Preprint Article Version 1 Preserved in Portico This version is not peer-reviewed

Analysis of the Impact of Using Catalytic Additives to Fuel on Exhaust Emissions from a Diesel Engine

Version 1 : Received: 7 October 2020 / Approved: 8 October 2020 / Online: 8 October 2020 (13:09:50 CEST)

How to cite: Tkaczyk, M.; Krakowian, K.; Włostowski, R.; Sroka, Z. Analysis of the Impact of Using Catalytic Additives to Fuel on Exhaust Emissions from a Diesel Engine. Preprints 2020, 2020100177 (doi: 10.20944/preprints202010.0177.v1). Tkaczyk, M.; Krakowian, K.; Włostowski, R.; Sroka, Z. Analysis of the Impact of Using Catalytic Additives to Fuel on Exhaust Emissions from a Diesel Engine. Preprints 2020, 2020100177 (doi: 10.20944/preprints202010.0177.v1).

Abstract

The results from laboratory tests and field tests, available in the open literature for over ten years, despite the announcement of high efficiency translating into increased energy efficiency and such significant ecological advantages, have not so far resulted in widespread use of fuel performance catalysts (FPC) on a global scale. Wishing to explain why the above situation occurred and to verify the operation of catalytic additives for fuels; this article presents the results of research on the effect of using catalytic additives for fuel in a brand new diesel engine. The article contains an analysis of the results of exhaust gas emission tests from the Doosan MD196TI engine. During the tests, the engine was fueled with a typical diesel fuel and the same fuel with the a catalyst additive. The catalyst was added to the liquid fuel in the form of a commercially available product distributed by ProOne company under the name FMAX. The research was carried out in the form of a test, much more developed than the approval test on a stationary braking station in accordance with the requirements of ISO 8178. The article is concluded with a comparative analysis of exhaust gas emission results illustrating the effects of a catalyst in the form of reduction of solid particles, carbon monoxide, hydrocarbons and a slight increase in nitrogen oxide emissions. In addition, the effect of the catalyst depends on the product of thermal (brake) efficiency of the engine and the calorific value (CV) of the fuel used.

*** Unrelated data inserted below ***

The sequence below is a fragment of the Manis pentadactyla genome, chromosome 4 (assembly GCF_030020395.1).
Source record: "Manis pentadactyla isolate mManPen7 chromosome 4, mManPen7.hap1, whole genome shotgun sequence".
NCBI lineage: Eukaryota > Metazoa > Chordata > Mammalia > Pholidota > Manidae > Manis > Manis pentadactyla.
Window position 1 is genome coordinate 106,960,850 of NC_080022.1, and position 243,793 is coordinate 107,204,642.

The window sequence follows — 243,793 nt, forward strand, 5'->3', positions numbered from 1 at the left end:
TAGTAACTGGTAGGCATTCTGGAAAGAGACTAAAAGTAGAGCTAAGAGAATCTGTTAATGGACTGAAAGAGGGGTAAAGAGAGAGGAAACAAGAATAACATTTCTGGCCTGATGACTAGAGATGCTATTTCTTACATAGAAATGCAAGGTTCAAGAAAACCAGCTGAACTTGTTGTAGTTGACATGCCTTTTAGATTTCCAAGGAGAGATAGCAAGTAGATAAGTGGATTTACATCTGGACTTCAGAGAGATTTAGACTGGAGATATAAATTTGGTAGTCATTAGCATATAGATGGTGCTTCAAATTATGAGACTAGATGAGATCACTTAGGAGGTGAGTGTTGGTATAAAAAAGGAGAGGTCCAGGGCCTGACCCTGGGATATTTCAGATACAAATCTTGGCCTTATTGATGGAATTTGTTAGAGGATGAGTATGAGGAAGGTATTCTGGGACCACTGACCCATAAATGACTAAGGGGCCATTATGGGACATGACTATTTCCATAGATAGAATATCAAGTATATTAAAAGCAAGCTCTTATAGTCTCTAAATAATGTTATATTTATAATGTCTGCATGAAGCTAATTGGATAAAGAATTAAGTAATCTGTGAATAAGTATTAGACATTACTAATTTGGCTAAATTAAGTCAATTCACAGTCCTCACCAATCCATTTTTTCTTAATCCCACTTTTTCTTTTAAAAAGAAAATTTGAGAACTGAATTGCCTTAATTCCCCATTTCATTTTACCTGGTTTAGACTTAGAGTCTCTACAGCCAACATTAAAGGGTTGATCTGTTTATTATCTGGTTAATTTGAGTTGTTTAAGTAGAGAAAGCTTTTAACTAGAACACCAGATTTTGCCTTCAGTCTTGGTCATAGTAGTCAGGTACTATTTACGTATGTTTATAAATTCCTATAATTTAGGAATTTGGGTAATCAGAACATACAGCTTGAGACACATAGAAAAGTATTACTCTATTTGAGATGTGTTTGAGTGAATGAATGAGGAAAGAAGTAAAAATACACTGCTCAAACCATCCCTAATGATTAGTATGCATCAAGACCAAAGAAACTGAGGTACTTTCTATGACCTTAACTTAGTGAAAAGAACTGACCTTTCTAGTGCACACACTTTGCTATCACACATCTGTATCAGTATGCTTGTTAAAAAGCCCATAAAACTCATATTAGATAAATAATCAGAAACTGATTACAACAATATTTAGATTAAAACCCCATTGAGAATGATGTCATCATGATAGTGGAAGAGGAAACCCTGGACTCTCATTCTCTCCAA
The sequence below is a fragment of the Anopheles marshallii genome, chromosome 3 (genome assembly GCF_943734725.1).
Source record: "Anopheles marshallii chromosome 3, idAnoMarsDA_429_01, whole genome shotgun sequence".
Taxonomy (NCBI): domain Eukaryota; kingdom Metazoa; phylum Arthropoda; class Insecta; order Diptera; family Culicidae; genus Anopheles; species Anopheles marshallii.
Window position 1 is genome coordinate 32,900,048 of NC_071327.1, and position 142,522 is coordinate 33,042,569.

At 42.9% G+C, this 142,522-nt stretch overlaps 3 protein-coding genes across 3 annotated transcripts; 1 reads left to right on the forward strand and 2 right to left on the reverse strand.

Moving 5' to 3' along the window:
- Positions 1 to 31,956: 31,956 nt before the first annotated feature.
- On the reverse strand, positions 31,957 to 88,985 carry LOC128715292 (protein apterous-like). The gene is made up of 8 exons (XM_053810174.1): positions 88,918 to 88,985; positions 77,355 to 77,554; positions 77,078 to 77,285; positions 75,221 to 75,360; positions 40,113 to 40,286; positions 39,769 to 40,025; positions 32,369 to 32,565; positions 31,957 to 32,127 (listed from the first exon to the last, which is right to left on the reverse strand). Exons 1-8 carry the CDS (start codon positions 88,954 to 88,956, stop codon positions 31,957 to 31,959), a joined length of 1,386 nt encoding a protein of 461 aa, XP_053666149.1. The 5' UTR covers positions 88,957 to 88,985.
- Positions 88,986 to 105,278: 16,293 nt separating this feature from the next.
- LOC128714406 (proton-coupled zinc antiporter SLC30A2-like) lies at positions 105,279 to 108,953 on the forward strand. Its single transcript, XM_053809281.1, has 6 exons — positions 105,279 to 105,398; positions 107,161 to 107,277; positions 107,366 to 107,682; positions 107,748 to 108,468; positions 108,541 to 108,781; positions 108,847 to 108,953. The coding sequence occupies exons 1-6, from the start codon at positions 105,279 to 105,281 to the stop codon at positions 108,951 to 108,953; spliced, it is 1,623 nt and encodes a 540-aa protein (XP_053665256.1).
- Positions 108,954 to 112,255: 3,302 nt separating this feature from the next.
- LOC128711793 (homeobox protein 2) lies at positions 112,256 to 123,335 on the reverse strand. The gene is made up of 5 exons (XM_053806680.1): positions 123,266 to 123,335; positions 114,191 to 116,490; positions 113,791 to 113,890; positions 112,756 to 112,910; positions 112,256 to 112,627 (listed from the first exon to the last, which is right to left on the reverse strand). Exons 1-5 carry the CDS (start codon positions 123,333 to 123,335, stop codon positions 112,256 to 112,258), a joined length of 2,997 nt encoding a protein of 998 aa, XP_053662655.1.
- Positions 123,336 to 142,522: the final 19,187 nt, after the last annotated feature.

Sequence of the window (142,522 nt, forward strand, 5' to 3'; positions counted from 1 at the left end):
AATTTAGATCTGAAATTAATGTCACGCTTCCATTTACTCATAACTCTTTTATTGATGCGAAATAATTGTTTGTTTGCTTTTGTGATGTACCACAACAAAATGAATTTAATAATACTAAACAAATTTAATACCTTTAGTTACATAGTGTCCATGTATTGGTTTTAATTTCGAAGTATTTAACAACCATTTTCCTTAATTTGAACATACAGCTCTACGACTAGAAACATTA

Subject Areas

combustion engines; thermal efficiency; fuel performance catalysts.

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